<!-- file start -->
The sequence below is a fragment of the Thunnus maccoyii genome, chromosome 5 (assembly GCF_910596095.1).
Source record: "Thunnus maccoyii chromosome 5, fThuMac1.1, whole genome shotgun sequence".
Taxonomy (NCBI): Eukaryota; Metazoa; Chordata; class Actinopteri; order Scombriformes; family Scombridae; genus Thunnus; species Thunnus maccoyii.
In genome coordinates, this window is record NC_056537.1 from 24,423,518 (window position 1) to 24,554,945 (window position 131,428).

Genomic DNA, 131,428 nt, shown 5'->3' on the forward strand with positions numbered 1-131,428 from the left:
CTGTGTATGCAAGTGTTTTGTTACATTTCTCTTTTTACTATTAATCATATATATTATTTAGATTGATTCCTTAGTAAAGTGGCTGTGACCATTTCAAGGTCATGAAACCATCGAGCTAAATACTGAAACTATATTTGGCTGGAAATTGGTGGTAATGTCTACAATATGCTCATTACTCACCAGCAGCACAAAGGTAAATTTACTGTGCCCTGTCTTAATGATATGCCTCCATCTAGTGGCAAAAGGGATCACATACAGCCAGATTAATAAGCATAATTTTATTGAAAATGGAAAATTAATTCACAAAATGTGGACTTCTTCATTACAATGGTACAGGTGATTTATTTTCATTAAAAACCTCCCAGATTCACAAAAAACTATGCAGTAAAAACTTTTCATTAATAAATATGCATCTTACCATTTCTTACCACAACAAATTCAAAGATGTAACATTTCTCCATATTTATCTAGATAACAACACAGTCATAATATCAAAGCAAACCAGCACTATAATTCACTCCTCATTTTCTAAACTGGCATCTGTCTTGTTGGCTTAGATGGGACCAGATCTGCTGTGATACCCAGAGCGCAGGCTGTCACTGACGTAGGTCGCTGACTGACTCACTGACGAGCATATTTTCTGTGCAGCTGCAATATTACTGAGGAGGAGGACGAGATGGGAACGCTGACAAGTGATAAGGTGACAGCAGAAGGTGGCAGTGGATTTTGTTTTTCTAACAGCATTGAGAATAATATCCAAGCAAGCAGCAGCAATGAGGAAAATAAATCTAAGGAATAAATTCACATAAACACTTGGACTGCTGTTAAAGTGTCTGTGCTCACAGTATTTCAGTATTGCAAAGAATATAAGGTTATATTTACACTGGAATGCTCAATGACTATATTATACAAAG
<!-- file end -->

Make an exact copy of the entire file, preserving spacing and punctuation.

The sequence below is a fragment of the Thunnus maccoyii genome, chromosome 5 (assembly GCF_910596095.1).
Source record: "Thunnus maccoyii chromosome 5, fThuMac1.1, whole genome shotgun sequence".
Taxonomy (NCBI): Eukaryota; Metazoa; Chordata; class Actinopteri; order Scombriformes; family Scombridae; genus Thunnus; species Thunnus maccoyii.
In genome coordinates, this window is record NC_056537.1 from 24,423,518 (window position 1) to 24,554,945 (window position 131,428).

Genomic DNA, 131,428 nt, shown 5'->3' on the forward strand with positions numbered 1-131,428 from the left:
CTGTGTATGCAAGTGTTTTGTTACATTTCTCTTTTTACTATTAATCATATATATTATTTAGATTGATTCCTTAGTAAAGTGGCTGTGACCATTTCAAGGTCATGAAACCATCGAGCTAAATACTGAAACTATATTTGGCTGGAAATTGGTGGTAATGTCTACAATATGCTCATTACTCACCAGCAGCACAAAGGTAAATTTACTGTGCCCTGTCTTAATGATATGCCTCCATCTAGTGGCAAAAGGGATCACATACAGCCAGATTAATAAGCATAATTTTATTGAAAATGGAAAATTAATTCACAAAATGTGGACTTCTTCATTACAATGGTACAGGTGATTTATTTTCATTAAAAACCTCCCAGATTCACAAAAAACTATGCAGTAAAAACTTTTCATTAATAAATATGCATCTTACCATTTCTTACCACAACAAATTCAAAGATGTAACATTTCTCCATATTTATCTAGATAACAACACAGTCATAATATCAAAGCAAACCAGCACTATAATTCACTCCTCATTTTCTAAACTGGCATCTGTCTTGTTGGCTTAGATGGGACCAGATCTGCTGTGATACCCAGAGCGCAGGCTGTCACTGACGTAGGTCGCTGACTGACTCACTGACGAGCATATTTTCTGTGCAGCTGCAATATTACTGAGGAGGAGGACGAGATGGGAACGCTGACAAGTGATAAGGTGACAGCAGAAGGTGGCAGTGGATTTTGTTTTTCTAACAGCATTGAGAATAATATCCAAGCAAGCAGCAGCAATGAGGAAAATAAATCTAAGGAATAAATTCACATAAACACTTGGACTGCTGTTAAAGTGTCTGTGCTCACAGTATTTCAGTATTGCAAAGAATATAAGGTTATATTTACACTGGAATGCTCAATGACTATATTATACAAAG